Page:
Vegans care about our planet and all its creatures. Adherents respect the right to live of every inhabitant of Earth and are dedicated to avoiding animal mistreatment and cruelty. For these reasons, vegans, to the best of their ability, steer clear of eating animals or anything containing animal products. Meat, fish, seafood, dairy, honey and eggs all make the Do Not Eat list. In addition, clothing made from or containing things like leather and fur and products tested on living creatures are taboo.
While avoiding animal-based foodstuffs is simple enough when planning meals, things get complicated when a vegan is faced with taking nutritional supplements. Since animal-free diets do not always provide necessary amounts of some nutrients to keep people healthy and feeling their best, vegans often turn to supplements to fill in the gaps. Iron, omega-3s, iodine, protein, zinc, vitamin D, calcium, B vitamins, and sufficient calories are often in short supply. While fortified cereals are beneficial, many experts recommend supplements providing 25-100% of the recommended daily allowance—and higher amounts for the B vitamins.
While all nutrients are vital for optimum functioning of body systems and avoiding disease, riboflavin (aka B2) is an unsung hero. Adherents of a meat-free lifestyle often ask the question: Is riboflavin vegan? A little background information is necessary to answer this query...
What Is Riboflavin?
There are eight vitamins in the B-complex family: B1, B2, B3, B5, B6, B7, B9, and B12. They have a few things in common:
• Healthy hair, liver, eyes, and skin depend on them.
• They are instrumental in keeping the nervous system working as it should.
• Some B vitamins are essential for proper nervous system development in unborn babies.
• They are helpful in metabolizing protein and fats.
• They play a role in converting carbohydrates into glucose, providing energy.
• Since they are water soluble, the body does not keep any excess.
Riboflavin provides many additional benefits. Firstly, Vitamin B2 is an antioxidant. As such, it combats free radicals, which are harmful to DNA and cells. This damage can result in heart disease, cancer, and other health issues, and it may play a role in aging. In addition, B2 is important for vision, improves the body’s absorption of iron and utilization of folic acid and Vitamin B6, and promotes growth.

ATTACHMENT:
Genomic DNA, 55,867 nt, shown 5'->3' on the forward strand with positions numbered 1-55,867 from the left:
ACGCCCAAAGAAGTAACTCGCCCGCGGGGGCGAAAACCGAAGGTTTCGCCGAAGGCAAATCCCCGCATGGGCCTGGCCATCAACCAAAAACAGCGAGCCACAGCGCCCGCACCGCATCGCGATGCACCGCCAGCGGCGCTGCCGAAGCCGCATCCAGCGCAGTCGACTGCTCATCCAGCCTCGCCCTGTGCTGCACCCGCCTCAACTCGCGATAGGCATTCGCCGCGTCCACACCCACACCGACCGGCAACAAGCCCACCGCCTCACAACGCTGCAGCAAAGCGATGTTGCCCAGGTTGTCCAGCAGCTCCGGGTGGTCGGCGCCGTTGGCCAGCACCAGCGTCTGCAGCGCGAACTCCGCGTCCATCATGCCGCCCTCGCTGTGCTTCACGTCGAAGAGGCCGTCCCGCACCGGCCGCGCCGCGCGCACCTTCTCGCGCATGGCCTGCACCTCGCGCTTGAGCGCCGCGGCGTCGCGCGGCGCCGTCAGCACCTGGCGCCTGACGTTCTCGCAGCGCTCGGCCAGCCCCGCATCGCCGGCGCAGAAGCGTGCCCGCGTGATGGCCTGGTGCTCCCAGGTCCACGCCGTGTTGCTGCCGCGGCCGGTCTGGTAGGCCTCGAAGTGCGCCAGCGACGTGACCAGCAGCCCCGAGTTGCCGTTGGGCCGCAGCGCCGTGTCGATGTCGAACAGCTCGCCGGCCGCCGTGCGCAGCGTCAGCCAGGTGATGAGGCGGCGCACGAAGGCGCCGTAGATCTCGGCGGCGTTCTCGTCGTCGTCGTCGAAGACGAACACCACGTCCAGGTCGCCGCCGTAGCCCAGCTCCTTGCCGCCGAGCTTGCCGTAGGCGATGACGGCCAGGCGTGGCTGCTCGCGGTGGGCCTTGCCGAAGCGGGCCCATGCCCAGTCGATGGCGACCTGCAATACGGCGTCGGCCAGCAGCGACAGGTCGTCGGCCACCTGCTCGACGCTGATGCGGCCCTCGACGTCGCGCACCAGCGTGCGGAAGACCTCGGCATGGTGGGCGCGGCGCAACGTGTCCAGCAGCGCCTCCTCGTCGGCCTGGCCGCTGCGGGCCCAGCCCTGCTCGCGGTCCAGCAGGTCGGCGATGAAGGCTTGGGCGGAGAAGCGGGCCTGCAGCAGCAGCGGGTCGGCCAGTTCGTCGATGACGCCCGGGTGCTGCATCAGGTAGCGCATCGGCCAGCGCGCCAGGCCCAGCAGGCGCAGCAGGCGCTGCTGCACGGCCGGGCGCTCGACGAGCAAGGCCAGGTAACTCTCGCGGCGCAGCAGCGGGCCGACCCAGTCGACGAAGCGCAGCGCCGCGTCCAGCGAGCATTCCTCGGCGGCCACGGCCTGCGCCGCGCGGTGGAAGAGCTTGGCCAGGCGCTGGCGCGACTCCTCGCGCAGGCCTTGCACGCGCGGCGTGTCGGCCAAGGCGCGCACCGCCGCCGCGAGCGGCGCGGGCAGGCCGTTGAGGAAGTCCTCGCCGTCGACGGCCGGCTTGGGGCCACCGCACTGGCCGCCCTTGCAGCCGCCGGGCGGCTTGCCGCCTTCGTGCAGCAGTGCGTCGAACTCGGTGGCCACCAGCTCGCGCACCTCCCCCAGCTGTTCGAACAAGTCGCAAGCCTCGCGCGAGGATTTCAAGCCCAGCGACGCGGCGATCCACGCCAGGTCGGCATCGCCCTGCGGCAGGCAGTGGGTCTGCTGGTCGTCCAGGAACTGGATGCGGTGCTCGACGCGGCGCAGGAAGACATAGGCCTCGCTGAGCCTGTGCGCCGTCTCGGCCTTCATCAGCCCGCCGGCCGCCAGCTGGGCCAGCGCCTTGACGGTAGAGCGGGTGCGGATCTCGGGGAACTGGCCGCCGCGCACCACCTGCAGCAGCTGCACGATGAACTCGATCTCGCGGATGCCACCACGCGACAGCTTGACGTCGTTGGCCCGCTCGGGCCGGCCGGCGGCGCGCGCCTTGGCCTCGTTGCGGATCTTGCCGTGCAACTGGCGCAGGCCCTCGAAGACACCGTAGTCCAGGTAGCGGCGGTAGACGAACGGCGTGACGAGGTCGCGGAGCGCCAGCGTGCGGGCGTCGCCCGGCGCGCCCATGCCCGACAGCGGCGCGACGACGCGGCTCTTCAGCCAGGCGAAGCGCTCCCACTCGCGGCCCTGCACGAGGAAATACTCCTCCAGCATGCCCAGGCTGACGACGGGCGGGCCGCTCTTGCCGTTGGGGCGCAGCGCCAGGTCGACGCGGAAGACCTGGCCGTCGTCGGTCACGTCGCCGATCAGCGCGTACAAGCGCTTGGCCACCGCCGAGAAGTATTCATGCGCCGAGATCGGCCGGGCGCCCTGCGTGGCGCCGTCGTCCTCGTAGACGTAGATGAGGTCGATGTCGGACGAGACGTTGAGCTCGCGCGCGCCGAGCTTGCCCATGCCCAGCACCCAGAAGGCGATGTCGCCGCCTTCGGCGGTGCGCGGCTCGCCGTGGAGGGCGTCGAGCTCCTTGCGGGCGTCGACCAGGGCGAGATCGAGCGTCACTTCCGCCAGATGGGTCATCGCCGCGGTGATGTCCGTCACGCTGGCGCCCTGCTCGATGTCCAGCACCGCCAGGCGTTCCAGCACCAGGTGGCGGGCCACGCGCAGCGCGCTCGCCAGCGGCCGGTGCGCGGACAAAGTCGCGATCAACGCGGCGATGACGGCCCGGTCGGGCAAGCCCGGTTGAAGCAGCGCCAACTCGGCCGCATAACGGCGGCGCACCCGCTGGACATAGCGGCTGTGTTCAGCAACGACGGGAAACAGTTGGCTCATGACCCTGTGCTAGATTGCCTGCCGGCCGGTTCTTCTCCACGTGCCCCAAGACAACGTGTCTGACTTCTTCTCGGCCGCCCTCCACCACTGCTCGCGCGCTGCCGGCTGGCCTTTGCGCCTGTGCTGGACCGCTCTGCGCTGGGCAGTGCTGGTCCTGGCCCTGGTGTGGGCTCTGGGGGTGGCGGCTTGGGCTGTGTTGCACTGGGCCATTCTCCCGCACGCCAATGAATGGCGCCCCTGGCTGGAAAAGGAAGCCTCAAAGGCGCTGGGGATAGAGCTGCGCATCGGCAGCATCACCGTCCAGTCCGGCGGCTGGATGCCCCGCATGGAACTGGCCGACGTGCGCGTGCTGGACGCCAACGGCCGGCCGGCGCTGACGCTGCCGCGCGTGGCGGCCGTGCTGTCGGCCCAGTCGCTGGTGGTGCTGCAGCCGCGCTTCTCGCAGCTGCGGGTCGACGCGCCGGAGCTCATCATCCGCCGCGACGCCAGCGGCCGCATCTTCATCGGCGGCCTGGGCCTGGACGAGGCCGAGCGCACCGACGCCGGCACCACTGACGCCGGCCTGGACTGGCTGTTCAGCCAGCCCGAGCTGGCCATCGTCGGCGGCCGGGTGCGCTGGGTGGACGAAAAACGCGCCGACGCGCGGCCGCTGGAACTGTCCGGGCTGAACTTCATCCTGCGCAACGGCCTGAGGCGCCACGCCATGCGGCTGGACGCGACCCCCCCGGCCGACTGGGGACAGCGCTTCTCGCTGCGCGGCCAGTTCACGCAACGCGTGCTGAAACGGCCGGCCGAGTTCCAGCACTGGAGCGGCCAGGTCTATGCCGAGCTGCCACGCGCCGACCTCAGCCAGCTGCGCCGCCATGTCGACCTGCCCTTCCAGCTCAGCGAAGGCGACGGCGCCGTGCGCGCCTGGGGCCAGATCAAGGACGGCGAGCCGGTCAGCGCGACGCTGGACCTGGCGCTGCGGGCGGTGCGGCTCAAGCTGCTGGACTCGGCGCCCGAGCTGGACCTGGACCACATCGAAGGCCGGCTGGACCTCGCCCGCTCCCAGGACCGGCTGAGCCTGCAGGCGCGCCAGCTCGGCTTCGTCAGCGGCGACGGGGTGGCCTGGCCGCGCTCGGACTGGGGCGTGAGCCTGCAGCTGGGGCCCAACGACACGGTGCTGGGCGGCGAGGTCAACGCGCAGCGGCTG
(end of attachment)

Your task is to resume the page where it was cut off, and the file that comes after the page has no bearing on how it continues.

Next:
A lack of this essential nutrient results in sores near the lips and on the corners of the mouth, a swollen tongue, dermatitis, throat swelling and discomfort, exhaustion, digestive issues, inhibited growth, tired eyes, and light sensitivity.
What Foods Contain Riboflavin?
Organ (liver and kidneys) and lean meats, eggs, and milk are the best sources of Vitamin B2. Since this is the case, a rich in riboflavin vegan diet is a bit of a challenge.
However, there is some riboflavin in almost all food. Happily for vegans, whole grain bread, leafy vegetables like spinach and broccoli, maple syrup, soybeans, raw mushrooms, rice, and tea are good sources, as are the above-mentioned fortified cereals.
What About Supplements?
Nutrition-conscious vegans who wish to ensure an adequate intake of this essential nutrient may decide supplements are the answer. These individuals will need to become label-readers (a worthwhile activity for any health-conscious consumer) and do a bit of research. For while many dietary-supplement manufacturers use corn starch or another non-animal growth medium, some producers utilize beef (especially organ meat) extract.
Savvy consumers will do well to contact the company twice—and communicate with a different individual each time—for confirmation, particularly if the first response is not satisfactory.
Getting enough riboflavin, whether through diet or nutritional supplements, may seem complicated--and involve consuming foods that are not exactly favorites. However, there is good news. Even if the thought of eating broccoli is enough to make a person want to skip lunch, there are many delicious ways to prepare riboflavin-rich dishes. A broccoli & chickpea rice bowl contains two B2 powerhouses. What's more, chickpeas are a wonderful source of fiber, minerals, and vitamins, and their ability to control blood sugar and support heart health (among other perks) make them a staple in every diet.
This info answers the questions: What is vegan? and Is riboflavin vegan? These guidelines can help people eat a palate-friendly, high in riboflavin vegan diet. Here’s to your health.